The one-year anniversary of the first COVID-19 case has come and gone, and for many, finding new and interesting ways to occupy oneself has become increasingly difficult as the months go by. But amid all of the bread-baking, exercising and puzzle-solving, one source of entertainment seems to be practically universally reliable: great television.
"Bridgerton" was happy to deliver. The Netflix series, released on Christmas Day, has taken the world (and the internet) by storm, blowing viewership projection rates out of the water and serving as a popular topic for social media users, particularly on TikTok.
The show was created by television producer Shonda Rhimes who also produced the popular programs "Grey’s Anatomy" and "Scandal." If "Bridgerton’s" 82 million views are any indication, it seems that Rhimes has crafted another hit.
The show centers around protagonist Daphne as she navigates her way through the gossip-filled and competitive high-society marriage market of early 19th century London. And while its attractive leads, sexy romances and generally interesting premise may have drawn audiences in, "Bridgerton" offers that and so much more.
The series initially reads like an old-timey "Gossip Girl," narrated by a similarly watchful gossip columnist who mercilessly commentates on the entertaining happenings of the market from beginning to end. But when, in the very first episode, a decadent ball is set to a string quartet rendition of Ariana Grande’s “Thank U, Next,” it becomes clear that the show is a bit more ambitious than initially expected.
This modern musical twist continues throughout the series, going on to include hits from the likes of Billie Eilish and Taylor Swift, alongside several other popular 21st century artists. While this small addition adds some energy and uniqueness to the show, it certainly isn’t the only way Bridgerton breaks away from the mold of other period pieces.
For one thing, the show boasts an incredibly diverse cast, which has served as a major source of both praise and backlash from audiences.
Bridgerton has been commended by some for casting people of color alongside white actors in lead roles. In opposition, some have criticized the show for not doing enough to talk about race issues and even implicitly furthering the issue by denying Black characters lines and positive attributes as compared to their white counterparts.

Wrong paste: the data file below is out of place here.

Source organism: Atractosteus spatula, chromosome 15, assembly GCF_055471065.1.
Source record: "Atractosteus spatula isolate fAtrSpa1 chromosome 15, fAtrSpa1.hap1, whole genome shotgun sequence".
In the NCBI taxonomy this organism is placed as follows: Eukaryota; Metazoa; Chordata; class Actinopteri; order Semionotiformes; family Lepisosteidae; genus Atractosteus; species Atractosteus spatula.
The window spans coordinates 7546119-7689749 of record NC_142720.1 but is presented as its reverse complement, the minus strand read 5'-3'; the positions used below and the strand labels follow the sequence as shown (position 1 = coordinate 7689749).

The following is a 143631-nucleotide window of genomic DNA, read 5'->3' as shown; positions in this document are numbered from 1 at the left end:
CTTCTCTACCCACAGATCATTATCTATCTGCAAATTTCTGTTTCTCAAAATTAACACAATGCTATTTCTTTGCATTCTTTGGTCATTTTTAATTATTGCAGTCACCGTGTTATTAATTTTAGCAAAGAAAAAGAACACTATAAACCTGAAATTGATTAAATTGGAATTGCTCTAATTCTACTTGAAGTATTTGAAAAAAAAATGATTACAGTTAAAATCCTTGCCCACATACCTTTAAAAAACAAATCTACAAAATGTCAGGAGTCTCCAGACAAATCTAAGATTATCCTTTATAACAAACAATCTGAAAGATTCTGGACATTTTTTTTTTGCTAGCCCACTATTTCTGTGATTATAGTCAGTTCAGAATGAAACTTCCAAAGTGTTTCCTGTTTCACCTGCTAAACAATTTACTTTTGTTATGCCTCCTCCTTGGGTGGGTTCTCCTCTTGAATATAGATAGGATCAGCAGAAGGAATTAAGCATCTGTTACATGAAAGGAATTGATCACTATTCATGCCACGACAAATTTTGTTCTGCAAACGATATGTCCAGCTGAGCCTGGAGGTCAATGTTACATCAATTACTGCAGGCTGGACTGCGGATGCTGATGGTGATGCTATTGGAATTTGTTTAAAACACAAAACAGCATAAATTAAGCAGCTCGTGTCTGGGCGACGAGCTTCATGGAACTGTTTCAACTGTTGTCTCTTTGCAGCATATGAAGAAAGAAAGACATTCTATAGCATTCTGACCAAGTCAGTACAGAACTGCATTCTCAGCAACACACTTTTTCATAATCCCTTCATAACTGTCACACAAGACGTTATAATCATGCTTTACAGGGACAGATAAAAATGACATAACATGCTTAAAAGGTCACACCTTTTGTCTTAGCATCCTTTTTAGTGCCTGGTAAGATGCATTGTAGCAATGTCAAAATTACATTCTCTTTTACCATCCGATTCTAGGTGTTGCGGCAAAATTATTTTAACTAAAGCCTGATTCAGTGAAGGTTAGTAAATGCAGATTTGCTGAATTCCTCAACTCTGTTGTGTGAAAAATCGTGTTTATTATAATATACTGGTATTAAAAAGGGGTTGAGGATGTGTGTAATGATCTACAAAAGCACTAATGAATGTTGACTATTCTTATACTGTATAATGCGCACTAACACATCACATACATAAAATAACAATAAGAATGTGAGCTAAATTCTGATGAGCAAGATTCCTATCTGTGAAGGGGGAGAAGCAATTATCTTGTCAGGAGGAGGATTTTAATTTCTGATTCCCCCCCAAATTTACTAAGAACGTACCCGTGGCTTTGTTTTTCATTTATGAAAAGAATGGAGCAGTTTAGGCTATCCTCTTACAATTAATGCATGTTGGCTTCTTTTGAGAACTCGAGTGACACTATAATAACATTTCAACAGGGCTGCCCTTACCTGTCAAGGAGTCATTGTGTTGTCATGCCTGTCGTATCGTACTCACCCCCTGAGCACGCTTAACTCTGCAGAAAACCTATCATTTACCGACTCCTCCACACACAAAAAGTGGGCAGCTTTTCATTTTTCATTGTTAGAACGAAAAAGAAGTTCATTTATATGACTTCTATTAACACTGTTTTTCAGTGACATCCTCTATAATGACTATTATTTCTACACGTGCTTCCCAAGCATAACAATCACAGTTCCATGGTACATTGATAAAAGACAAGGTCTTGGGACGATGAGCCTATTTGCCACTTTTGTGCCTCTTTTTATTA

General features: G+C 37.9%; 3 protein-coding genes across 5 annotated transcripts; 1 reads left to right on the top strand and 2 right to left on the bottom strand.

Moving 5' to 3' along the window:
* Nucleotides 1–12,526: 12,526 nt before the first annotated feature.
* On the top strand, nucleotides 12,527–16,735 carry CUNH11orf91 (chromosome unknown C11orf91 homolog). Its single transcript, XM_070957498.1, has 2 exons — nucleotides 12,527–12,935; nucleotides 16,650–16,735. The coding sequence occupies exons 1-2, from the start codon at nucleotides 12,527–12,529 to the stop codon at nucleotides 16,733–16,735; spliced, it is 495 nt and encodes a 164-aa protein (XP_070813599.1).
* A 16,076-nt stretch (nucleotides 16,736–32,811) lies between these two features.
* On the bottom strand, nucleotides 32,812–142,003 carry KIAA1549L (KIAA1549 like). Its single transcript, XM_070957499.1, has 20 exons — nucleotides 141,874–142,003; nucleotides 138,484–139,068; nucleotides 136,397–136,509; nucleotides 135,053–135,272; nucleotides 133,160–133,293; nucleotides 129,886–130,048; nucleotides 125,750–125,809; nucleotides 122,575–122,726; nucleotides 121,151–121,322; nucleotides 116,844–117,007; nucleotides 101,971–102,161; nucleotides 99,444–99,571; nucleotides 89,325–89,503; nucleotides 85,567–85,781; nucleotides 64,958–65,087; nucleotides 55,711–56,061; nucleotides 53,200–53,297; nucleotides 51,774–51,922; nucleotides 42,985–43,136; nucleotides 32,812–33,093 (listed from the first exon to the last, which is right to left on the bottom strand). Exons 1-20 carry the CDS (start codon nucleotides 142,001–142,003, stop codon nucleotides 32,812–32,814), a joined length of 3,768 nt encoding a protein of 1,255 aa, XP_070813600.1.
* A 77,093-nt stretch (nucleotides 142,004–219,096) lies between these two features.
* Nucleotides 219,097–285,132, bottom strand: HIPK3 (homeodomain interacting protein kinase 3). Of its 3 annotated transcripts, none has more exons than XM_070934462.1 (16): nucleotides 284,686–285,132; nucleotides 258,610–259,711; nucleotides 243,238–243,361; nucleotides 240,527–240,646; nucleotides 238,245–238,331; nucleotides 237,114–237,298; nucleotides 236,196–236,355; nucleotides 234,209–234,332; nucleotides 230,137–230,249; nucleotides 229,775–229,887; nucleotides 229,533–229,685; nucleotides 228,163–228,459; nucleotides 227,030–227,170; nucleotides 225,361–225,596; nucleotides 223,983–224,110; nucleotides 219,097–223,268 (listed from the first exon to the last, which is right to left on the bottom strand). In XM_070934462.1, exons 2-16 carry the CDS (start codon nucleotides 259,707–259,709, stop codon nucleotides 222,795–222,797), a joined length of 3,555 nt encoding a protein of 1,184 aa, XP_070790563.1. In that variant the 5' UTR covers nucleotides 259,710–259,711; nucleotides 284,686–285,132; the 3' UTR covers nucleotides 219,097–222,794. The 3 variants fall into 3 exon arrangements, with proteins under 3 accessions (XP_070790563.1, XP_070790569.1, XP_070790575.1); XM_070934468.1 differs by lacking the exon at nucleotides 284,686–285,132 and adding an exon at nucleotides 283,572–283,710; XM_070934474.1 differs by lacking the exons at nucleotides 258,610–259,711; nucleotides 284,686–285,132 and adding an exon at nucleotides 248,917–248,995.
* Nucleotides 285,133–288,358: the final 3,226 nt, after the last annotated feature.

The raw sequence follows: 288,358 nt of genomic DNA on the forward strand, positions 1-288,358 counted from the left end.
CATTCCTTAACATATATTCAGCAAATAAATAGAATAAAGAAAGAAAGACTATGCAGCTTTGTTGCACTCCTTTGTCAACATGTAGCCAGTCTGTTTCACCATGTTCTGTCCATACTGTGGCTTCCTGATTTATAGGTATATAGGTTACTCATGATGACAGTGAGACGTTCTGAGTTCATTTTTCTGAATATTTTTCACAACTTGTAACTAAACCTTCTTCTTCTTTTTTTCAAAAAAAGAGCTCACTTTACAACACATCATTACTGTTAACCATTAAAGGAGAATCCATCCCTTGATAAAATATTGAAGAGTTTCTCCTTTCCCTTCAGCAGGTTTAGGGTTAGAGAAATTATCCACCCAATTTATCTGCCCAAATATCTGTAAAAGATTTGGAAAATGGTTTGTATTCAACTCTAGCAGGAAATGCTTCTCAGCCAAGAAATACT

Furthermore, just as with "Hamilton," other critics have knocked the show’s casting diversity for its lack of historical accuracy.
But in this regard, "Bridgerton" is pretty good for what it is. For one thing, the show isn’t supposed to be entirely historically accurate, and it doesn’t claim to be. What "Bridgerton" offers is escapism, a fantasy-land rooted in some reality that also takes a lot of liberties in the spirit of true historical fiction. Perhaps the solution for dissatisfied history fans is to think of "Bridgerton" as its own genre altogether or to take a moment and realize why diversity on television is so important to begin with.
In addition to featuring a racially diverse cast, "Bridgerton" can be commended for its social commentary, especially when it comes to gender roles. The show has clear feminist undertones that make impressive efforts to empower strong female characters and represent the plights of women throughout history and in the modern world.
The show certainly doesn’t deal with the issues of systemic racism and sexism perfectly by any means. Despite the representation of people of color and some small plot points, "Bridgerton" doesn’t have much obvious commentary on discrimination or racial issues at all.
It is, however, a step in the right direction.
The choices made on "Bridgerton" reflect the ongoing desire of television writers and producers to be more raw, empathetic and most importantly, unapologetically inclusive. While this show may not have gotten it completely right, it will no doubt serve as a base for future projects to build on and is definitely worth a watch.